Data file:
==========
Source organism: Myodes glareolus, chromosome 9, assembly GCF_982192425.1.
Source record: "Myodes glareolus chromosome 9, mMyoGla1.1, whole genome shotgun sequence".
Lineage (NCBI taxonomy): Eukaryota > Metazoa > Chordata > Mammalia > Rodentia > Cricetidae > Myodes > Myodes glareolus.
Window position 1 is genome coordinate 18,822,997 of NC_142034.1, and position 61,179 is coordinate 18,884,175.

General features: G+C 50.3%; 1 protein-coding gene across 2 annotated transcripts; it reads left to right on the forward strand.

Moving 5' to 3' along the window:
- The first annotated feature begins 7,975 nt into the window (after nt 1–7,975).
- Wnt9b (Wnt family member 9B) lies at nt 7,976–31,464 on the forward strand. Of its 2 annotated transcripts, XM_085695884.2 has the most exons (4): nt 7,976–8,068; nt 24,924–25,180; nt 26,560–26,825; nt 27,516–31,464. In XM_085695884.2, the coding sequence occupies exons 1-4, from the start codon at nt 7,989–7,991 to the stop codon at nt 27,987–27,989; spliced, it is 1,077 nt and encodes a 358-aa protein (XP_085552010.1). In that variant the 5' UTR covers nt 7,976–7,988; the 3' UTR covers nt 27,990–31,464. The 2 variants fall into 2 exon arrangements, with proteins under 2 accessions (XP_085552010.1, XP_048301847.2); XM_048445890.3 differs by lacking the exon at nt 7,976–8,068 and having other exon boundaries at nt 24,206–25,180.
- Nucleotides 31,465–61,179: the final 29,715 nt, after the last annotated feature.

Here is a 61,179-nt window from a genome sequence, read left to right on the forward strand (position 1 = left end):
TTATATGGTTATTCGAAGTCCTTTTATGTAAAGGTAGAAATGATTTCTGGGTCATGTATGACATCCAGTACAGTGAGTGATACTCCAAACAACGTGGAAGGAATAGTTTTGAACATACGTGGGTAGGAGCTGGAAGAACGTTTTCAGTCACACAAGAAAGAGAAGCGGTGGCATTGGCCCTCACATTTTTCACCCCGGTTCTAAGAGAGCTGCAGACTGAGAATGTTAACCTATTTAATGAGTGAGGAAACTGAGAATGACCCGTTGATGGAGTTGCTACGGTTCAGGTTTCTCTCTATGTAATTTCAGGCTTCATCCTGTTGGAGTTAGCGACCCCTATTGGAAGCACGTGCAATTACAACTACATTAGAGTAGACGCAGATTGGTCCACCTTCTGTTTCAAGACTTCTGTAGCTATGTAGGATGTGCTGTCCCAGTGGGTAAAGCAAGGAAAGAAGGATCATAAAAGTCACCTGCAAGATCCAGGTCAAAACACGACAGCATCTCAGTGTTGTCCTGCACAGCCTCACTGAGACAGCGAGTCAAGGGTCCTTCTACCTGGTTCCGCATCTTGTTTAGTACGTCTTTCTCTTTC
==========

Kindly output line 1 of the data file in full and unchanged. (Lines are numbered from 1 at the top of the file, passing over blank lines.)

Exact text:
Source organism: Myodes glareolus, chromosome 9, assembly GCF_982192425.1.